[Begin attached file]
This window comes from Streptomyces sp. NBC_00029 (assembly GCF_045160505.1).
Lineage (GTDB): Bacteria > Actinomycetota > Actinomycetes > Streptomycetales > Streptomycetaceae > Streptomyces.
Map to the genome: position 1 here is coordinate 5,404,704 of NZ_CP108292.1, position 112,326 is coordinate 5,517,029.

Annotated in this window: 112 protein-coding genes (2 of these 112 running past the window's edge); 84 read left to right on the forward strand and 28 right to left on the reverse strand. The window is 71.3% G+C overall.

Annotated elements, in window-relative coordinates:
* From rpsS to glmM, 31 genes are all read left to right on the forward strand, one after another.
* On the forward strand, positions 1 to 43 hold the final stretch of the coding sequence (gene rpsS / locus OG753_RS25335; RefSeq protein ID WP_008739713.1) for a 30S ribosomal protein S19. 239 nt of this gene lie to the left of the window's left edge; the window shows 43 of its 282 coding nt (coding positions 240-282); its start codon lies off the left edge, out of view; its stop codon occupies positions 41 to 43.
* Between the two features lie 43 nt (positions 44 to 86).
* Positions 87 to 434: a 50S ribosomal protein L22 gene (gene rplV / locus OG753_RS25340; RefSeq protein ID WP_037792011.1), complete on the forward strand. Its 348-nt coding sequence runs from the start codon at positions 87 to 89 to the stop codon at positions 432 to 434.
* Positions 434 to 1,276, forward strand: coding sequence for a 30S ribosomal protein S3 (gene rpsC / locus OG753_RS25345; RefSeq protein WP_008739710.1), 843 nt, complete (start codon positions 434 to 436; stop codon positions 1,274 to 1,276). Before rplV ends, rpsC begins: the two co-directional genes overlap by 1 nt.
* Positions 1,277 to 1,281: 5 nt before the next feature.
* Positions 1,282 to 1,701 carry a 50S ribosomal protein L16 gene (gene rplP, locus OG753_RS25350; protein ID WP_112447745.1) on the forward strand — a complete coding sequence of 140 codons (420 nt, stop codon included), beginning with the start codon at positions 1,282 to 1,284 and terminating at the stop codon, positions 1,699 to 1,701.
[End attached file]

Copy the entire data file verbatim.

This window comes from Streptomyces sp. NBC_00029 (assembly GCF_045160505.1).
Lineage (GTDB): Bacteria > Actinomycetota > Actinomycetes > Streptomycetales > Streptomycetaceae > Streptomyces.
Map to the genome: position 1 here is coordinate 5,404,704 of NZ_CP108292.1, position 112,326 is coordinate 5,517,029.

Annotated in this window: 112 protein-coding genes (2 of these 112 running past the window's edge); 84 read left to right on the forward strand and 28 right to left on the reverse strand. The window is 71.3% G+C overall.

Annotated elements, in window-relative coordinates:
* From rpsS to glmM, 31 genes are all read left to right on the forward strand, one after another.
* On the forward strand, positions 1 to 43 hold the final stretch of the coding sequence (gene rpsS / locus OG753_RS25335; RefSeq protein ID WP_008739713.1) for a 30S ribosomal protein S19. 239 nt of this gene lie to the left of the window's left edge; the window shows 43 of its 282 coding nt (coding positions 240-282); its start codon lies off the left edge, out of view; its stop codon occupies positions 41 to 43.
* Between the two features lie 43 nt (positions 44 to 86).
* Positions 87 to 434: a 50S ribosomal protein L22 gene (gene rplV / locus OG753_RS25340; RefSeq protein ID WP_037792011.1), complete on the forward strand. Its 348-nt coding sequence runs from the start codon at positions 87 to 89 to the stop codon at positions 432 to 434.
* Positions 434 to 1,276, forward strand: coding sequence for a 30S ribosomal protein S3 (gene rpsC / locus OG753_RS25345; RefSeq protein WP_008739710.1), 843 nt, complete (start codon positions 434 to 436; stop codon positions 1,274 to 1,276). Before rplV ends, rpsC begins: the two co-directional genes overlap by 1 nt.
* Positions 1,277 to 1,281: 5 nt before the next feature.
* Positions 1,282 to 1,701 carry a 50S ribosomal protein L16 gene (gene rplP, locus OG753_RS25350; protein ID WP_112447745.1) on the forward strand — a complete coding sequence of 140 codons (420 nt, stop codon included), beginning with the start codon at positions 1,282 to 1,284 and terminating at the stop codon, positions 1,699 to 1,701.